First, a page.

You mean to post on YouTube or something like that?
Yeah, you know like a live DVD and whatnot. A whole performance would be great. I think we still kind of consider ourselves, well, it’s definitely one of our strong points, a live performance.
I would agree. With the ups and downs of the music industry, and I know this is only your second full length album but, how do you define success these days?
Well, personally I think it’s about being happy with the work that you do and being able to get by and being able to hold your head up. We’re never going to be one of the bands that writes music to what we think is current it’s just not ever how we’ve done things so you’ve just got to stay true to yourself and you pick up a lot of loyal fans that way. I don’t know a lot of people that consider success with money. It’s not really how I view things and as long as you can get by and still be an artist, and you’re happy with the work that you created, that’s success to me.
Very good. So you guys have recently started a Tracks of the Week playlist on Spotify and there’s a pretty wide variety of songs. Everything from Jefferson Airplane and Simon and Garfunkel to Wolf Alice, Iggy Pop, David Bowie and more. Are these bands that have had some sort of influence on you guys or just songs that you’re diggin’ this week?
It’s difficult to pinpoint because I believe the tracks that you’ve just named there, not to say that I wouldn’t listen to them, but I think they are from Matt [Rose, bass] and Danny [Dolan, drums]. It’s difficult to say what influences us. We’ll listen to a wide array of bands, I don’t know, when we go in and we play that’s just what comes out. We never kind of think, “Oh, the new Queens of the Stone Age record sounds good, let’s try and kind of replicate that,” it’s just, my voice doesn’t sound like anyone else and you try and kind of work, I’ve never really tried to impersonate anyone else and that’s kind of how I try to write as well. But then you can take a lot of influence from how much passion someone puts in, you know, like Nirvana. I think there’s probably some similarities there. Kurt Cobain’s vocals, there’s maybe a similar type I would go for but I’d never want to sound like Kurt Cobain’s accent or, I don’t know, it’s a difficult one to add. I don’t really know where the sounds come from but we just listen to shitloads of different music and then when we get together and jam stuff, what you listen to is the kind of sound that comes out.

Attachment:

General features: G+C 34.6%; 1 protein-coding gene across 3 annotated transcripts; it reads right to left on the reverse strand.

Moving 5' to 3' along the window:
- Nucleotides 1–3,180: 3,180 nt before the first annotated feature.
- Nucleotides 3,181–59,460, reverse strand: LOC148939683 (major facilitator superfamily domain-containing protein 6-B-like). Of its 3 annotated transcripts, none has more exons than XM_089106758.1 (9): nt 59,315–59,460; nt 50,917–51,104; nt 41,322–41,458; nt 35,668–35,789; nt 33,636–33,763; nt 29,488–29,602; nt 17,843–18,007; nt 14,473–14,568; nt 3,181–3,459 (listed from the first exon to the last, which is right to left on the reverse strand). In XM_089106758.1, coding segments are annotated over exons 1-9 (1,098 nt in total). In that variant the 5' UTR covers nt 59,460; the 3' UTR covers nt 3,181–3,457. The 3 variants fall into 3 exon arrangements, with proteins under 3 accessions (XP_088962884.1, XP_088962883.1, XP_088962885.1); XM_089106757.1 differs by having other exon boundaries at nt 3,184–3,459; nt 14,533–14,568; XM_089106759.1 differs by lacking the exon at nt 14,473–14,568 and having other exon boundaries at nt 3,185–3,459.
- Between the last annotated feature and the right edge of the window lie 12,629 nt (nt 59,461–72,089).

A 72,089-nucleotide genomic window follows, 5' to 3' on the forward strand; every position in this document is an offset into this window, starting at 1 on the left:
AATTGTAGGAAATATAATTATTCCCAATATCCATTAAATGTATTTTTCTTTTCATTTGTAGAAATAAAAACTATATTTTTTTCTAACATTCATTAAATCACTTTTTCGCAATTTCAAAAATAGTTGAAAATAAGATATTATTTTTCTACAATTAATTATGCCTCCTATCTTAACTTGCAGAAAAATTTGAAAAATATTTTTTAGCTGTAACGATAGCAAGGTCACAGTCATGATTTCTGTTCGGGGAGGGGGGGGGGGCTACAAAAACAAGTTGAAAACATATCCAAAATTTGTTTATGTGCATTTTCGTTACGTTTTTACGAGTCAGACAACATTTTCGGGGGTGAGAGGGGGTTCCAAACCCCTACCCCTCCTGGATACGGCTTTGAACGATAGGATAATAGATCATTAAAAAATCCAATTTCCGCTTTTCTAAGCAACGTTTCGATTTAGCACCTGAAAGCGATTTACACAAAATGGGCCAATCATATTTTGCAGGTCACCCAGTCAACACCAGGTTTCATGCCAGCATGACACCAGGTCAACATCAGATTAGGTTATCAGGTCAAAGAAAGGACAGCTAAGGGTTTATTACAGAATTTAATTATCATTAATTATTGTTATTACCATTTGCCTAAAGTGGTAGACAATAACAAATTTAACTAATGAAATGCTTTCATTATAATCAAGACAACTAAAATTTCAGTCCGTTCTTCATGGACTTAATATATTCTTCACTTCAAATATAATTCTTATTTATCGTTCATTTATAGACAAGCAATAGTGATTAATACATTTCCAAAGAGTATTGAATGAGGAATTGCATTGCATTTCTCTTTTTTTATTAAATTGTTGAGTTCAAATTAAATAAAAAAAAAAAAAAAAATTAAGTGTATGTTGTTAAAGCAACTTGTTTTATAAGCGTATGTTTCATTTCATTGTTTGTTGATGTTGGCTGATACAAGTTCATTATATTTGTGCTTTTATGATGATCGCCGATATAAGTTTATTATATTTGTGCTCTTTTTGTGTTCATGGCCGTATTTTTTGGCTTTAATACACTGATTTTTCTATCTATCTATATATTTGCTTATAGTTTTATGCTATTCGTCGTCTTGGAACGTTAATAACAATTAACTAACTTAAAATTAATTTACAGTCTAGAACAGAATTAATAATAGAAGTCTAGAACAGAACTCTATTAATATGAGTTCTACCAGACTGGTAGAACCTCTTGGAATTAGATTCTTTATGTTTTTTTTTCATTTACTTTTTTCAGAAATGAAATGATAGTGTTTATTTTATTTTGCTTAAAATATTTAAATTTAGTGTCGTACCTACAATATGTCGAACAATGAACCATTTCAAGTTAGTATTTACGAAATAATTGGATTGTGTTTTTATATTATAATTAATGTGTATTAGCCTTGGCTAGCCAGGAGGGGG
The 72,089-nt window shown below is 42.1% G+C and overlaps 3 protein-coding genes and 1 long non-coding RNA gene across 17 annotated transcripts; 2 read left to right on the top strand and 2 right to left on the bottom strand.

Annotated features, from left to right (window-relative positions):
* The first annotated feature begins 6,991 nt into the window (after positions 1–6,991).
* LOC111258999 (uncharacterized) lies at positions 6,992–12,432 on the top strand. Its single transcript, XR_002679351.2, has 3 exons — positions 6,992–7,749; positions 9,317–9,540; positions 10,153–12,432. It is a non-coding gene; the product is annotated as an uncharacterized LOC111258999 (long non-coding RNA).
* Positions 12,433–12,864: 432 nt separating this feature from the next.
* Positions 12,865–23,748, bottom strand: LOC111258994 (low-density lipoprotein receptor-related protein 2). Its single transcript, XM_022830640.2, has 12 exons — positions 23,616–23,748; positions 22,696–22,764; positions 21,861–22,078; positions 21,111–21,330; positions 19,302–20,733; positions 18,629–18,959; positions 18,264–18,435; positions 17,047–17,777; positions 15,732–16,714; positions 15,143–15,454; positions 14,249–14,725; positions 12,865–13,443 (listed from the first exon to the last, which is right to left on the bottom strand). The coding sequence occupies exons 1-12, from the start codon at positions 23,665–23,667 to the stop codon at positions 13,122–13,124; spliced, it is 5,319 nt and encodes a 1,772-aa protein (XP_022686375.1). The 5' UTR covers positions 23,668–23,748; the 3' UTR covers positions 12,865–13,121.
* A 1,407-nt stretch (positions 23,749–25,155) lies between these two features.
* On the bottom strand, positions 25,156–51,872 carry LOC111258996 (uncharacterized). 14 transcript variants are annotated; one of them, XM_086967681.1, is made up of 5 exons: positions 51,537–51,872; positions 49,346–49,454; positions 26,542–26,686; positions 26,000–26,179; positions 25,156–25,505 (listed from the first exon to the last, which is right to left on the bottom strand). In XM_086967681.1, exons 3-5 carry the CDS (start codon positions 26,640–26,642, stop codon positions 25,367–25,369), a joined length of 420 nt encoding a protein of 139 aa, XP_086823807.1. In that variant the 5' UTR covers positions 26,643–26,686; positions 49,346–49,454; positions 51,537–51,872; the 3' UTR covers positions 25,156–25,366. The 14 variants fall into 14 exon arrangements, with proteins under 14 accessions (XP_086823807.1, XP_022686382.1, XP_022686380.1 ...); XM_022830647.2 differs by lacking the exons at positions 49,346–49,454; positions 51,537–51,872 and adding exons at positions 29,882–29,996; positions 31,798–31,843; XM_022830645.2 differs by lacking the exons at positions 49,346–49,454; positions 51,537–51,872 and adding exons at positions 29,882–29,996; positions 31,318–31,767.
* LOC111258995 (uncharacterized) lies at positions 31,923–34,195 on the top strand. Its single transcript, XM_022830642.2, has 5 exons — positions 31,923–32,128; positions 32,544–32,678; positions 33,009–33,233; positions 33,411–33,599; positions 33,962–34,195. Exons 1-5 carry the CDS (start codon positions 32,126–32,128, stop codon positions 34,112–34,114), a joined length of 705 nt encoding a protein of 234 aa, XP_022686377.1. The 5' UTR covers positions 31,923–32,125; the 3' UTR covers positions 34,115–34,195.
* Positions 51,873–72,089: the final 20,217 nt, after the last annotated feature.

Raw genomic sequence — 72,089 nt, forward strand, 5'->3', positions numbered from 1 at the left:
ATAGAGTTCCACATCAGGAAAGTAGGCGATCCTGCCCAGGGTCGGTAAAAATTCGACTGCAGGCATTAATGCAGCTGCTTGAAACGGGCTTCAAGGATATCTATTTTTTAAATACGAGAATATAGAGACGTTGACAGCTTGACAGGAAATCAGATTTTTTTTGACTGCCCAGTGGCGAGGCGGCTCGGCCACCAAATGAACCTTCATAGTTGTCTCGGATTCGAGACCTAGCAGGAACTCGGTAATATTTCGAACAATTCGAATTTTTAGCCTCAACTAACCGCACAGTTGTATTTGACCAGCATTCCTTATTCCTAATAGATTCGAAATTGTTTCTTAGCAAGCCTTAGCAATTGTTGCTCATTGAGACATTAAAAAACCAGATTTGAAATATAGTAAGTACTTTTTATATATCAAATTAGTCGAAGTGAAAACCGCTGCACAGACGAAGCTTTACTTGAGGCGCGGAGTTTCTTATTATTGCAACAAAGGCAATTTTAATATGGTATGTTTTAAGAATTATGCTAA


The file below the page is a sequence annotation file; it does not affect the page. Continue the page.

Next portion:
Well, whatever you’re doing, keep doing it.
(laughs) Thank you.
You’re getting ready to start a West coast tour in the U.S. opening for Shinedown. How long will your set be and will your focus be on new songs or an even combination from your last album, King of Conflict?